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The future of dentistry: Economic trends

Sept. 1, 2005
Dental economic trends give us clues about the industry's future.

The first two articles in this series explored trends in dental education and how they have impacted dental manpower trends. We saw how major shifts in dental school enrollments eventually translated into changes in the number and mix of dentists. Some of the major changes in manpower include: a decrease in the number of dentists by the end of this decade, an increased proportion of female dentists, part-time dentists, and specialty dentists, and finally, a dentist-to-population ratio that is currently decreasing and is projected to decrease at least until the year 2020. In this article, we will explore trends in economics.

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Expenditures for dental services increased from just less than $2 billion in 1960 to $70.3 billion in 2002 —a more than 35-fold increase (Figure 1). The U.S. Centers for Medicare and Medicaid Services (formerly the Health Care Financing Administration) have projected the level of expenditures to the year 2013. These projections show expenditures for dental services increasing annually to $126.3 billion by the end of the projection period. That’s an additional 80 percent increase in total expenditures for dental services and an average ­annual increase of 5.5 percent. The expenditure data were divided by the total U.S. population to arrive at expenditures per capita for dental services. Expenditures per capita for dental services increased from $10.86 in 1960 to $244.20 in 2002—a more than 20-fold increase, or an average annual increase of 7.7 percent. Expenditures per capita are projected to increase to $397.54 by 2013, or an average annual increase of 4.5 percent. Finally, expenditures per active dentist increased from $21,787 in 1960 to $490,566 in 2002; also a more than 20-fold increase, or an average annual increase of 7.7 percent. Expenditures per dentist should rise to $905,189 by 2013 - an average annual increase of 5.7 percent.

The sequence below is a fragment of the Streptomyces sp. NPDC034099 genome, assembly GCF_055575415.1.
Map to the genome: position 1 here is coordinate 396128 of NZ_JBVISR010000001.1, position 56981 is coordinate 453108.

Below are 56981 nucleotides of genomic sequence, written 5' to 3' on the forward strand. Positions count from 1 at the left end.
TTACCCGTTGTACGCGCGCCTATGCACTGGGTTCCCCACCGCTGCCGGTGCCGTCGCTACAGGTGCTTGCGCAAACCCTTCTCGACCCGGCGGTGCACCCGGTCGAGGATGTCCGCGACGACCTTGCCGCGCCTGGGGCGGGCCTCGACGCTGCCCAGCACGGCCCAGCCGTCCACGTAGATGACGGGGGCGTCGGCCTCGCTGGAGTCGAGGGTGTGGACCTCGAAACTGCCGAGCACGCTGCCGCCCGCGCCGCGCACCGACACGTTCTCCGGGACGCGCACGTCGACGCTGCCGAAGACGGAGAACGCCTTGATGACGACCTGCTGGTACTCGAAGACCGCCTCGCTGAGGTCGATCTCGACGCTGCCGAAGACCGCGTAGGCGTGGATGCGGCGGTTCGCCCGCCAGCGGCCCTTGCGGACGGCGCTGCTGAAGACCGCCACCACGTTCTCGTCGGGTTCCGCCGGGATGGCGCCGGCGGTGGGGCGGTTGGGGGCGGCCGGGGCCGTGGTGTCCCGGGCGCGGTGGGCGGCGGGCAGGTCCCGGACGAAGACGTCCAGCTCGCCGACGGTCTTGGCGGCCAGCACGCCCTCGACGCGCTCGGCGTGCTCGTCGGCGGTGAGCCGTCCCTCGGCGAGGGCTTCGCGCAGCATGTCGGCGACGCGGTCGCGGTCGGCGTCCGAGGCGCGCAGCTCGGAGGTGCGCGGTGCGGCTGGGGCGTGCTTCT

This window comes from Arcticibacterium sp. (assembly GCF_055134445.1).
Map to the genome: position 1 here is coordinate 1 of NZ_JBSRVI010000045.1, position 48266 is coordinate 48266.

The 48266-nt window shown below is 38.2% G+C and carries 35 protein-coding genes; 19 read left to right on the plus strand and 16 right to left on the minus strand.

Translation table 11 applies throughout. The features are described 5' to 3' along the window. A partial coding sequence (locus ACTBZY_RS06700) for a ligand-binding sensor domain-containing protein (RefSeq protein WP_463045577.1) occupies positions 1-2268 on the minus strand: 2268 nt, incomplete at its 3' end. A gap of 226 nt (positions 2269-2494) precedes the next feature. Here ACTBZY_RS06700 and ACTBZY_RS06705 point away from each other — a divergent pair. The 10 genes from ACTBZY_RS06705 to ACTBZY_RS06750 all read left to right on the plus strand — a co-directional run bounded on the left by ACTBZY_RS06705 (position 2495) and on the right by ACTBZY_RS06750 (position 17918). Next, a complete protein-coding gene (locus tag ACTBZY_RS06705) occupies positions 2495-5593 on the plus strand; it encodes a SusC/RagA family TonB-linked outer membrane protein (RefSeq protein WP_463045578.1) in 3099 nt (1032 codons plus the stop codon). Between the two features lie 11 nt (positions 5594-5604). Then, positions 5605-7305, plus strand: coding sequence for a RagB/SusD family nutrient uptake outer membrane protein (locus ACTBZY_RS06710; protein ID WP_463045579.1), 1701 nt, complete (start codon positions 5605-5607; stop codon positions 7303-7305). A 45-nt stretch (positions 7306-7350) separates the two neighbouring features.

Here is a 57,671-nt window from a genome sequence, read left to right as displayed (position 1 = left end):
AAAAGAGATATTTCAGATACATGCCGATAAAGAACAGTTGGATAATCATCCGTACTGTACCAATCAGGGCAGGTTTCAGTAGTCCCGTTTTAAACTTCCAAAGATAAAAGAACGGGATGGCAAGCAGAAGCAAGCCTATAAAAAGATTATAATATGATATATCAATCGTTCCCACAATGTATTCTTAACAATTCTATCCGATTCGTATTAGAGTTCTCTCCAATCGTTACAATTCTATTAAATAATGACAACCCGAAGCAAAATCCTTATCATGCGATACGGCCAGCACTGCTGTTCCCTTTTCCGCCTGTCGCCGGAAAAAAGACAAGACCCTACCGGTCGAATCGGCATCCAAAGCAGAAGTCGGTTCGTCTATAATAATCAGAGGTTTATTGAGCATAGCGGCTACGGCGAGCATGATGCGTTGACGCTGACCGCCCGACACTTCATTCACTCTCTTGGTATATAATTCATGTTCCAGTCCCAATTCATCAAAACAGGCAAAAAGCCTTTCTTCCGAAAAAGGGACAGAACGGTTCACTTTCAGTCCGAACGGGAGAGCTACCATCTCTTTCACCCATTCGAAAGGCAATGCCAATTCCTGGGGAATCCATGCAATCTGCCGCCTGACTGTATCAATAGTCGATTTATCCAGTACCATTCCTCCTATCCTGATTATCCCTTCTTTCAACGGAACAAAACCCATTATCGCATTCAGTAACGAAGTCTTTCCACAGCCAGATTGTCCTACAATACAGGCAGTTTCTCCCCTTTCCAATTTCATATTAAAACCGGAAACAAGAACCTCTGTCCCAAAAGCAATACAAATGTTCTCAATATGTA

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The mix of expenditures’ sources for dental services has also undergone major shifts (Figure 1). In 1960, out-of-pocket expenditures accounted for more than 97 percent of dental expenditures. Insurance as a source of dental expenditures increased rapidly through the 1970s, ’80s, and early ’90s, peaking at 52.3 percent of dental expenditures in 1996. Since then, insurance as a source of expenditures has decreased slowly. Government sources of dental expenditures were virtually nonexistent in 1960, accounting for less than 1 percent of all expenditures. Government expenditures have risen slowly since then. The profile of expenditures for dental services in 2002 was 49.6 percent from insurance, 43.9 percent from out-of-pocket, and 6.5 percent from government sources. In contrast, government sources accounted for 33.8 percent of expenditures for physician and clinical services in 2002. The U.S. Centers for Medicare and Medicaid Services predicts insurance, as a source of expenditures, will continue its slow decline to 47.9 percent in 2013. They also estimate out-of-pocket expenditures to essentially remain constant at about 44.2 percent of expenditures and for government sources to increase to 7.9 percent of all dental expenditures by 2013. This projection estimates government expenditures for dental services doubling by 2013 to approximately $10 billion. Historically, government expenditures for dental services have not increased at this rate.

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Long-term economic trends are heavily influenced by changes in the inflation rate. By adjusting actual data (real dollars) using the Bureau of Labor Statistic’s Consumer Price Index, or CPI, one can compensate for inflationary effects and view these economic trends in constant dollars. Therefore, the income and expenditure data presented here are adjusted by the CPI to reflect constant dollars. In this way, we are better able to ascertain real rather than inflation-induced growth.